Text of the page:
One of the lawyers to Nnamdi Kanu said they have been denied access to the IPOB leader.
Mr Kanu, who is standing trial for treason, is detained by Nigeria’s secret police, the SSS, in Abuja under a court order.
His lawyer, Aloy Ejimakor, said the SSS, on Thursday, prevented him and two other lawyers from seeing Mr Kanu, despite a court order which permits them to visit him on Mondays and Thursdays.
He said when he and the other lawyers visited the SSS facility, they were surprised that the officials could ask them to go put their request to see the IPOB leader in writing even when the officials were familiar with their previous visits.
“I said let me write the thing on a scrap of paper, they said it should be on a letterhead and should be addressed to the DG of SSS.
“So we went back to our satellite office and prepared such a letter and brought it back. They took the letter from us. We were there around 3:30p.m., so there was still an hour, thirty minutes window for us to see Kanu.
“They asked us to wait in the waiting area. A few minutes later they came and told us that they had taken the letter inside and that we should go and wait for confirmation, clearance, and invitation,” Mr Ejimakor said.
The lawyers eventually left without seeing Mr Kanu.
Mr Ejimakor said he was worried about Mr Kanu’s wellbeing, especially since the SSS failed to produce the IPOB leader for his scheduled trial at the Federal High Court in Abuja, July 26.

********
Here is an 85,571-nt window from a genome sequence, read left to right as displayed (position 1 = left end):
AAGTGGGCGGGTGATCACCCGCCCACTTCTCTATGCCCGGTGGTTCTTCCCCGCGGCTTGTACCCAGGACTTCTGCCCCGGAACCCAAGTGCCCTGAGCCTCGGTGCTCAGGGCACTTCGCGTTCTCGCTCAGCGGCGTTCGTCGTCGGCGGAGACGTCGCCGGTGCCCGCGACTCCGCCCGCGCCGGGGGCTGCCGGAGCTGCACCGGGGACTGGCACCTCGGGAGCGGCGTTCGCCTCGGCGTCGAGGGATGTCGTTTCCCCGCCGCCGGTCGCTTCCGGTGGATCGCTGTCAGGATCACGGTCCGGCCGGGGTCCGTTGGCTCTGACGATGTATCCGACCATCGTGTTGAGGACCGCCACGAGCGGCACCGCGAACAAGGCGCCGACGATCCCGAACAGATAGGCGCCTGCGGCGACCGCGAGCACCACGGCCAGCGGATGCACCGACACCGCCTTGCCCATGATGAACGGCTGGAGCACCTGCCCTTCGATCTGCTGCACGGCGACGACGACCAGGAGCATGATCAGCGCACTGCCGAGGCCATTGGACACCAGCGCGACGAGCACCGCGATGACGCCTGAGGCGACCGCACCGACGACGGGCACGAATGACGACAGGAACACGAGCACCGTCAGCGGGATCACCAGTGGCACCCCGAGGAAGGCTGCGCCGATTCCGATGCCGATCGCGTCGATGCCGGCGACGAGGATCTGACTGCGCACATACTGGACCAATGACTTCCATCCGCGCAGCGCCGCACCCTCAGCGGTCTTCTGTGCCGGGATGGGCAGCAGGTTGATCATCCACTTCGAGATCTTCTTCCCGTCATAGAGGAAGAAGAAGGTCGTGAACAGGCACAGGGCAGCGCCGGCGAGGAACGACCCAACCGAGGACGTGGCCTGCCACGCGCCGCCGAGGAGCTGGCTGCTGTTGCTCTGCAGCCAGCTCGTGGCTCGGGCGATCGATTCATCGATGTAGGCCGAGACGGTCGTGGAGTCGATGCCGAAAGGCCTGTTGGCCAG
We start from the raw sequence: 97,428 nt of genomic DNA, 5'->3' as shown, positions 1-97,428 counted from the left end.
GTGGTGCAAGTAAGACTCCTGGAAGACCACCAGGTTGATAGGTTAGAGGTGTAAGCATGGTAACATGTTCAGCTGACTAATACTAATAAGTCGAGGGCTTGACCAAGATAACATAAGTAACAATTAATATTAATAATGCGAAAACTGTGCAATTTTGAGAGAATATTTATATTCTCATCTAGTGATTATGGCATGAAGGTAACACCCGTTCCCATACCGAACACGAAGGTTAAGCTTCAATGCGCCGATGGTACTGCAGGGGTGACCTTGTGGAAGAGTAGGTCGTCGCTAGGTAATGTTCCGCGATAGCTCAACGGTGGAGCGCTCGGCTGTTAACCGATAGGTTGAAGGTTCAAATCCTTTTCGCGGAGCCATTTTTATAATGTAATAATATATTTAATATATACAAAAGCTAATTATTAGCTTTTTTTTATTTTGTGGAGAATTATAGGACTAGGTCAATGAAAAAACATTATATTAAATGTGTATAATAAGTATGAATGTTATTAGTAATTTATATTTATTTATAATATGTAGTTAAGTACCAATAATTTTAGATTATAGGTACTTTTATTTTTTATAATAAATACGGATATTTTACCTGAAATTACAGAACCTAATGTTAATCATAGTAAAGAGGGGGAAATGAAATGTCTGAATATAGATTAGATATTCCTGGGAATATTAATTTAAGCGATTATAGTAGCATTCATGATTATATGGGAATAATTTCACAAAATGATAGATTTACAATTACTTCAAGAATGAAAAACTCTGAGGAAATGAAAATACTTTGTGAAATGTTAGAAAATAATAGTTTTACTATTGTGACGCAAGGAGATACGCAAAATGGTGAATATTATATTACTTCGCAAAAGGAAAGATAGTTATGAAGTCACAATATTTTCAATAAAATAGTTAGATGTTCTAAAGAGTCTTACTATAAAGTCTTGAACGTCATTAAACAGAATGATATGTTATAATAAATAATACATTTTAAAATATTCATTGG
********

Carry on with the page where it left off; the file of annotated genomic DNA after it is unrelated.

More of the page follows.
“We are very concerned, the last time I saw him was 12 days ago,” he told PREMIUM TIMES, Thursday.
“This Saturday (July 31) will make it two weeks since I saw him with my eyes, and you know access to him is only by his lawyers.
“That means in the past 12 days no one has set eyes on him. I am concerned as much as the multitude of people are concerned about his wellbeing,” he said.
“And it is not as if we are going there to see him for fun, we go there to see him physically, better prepared for his defence and to brief him on what we are doing and also to ask him questions about his wellbeing, it is the duty of every lawyer to any criminal suspect in detention.
“I think (the) government has an obligation to make that happen. So this thing they are doing is interfering with his constitutional rights and is fueling legitimate speculations and concerns about his wellbeing.”
Since the courts in Nigeria are on vacation, Mr Kanu’s lawyers are thinking of approaching a vacation judge to make the order compelling for the SSS to allow access to the IPOB leader.
“I am very sad,” Mr Ejimakor said.
The spokesperson for the SSS, Peter Afunanya, did not respond to calls and a text message seeking comment from him.
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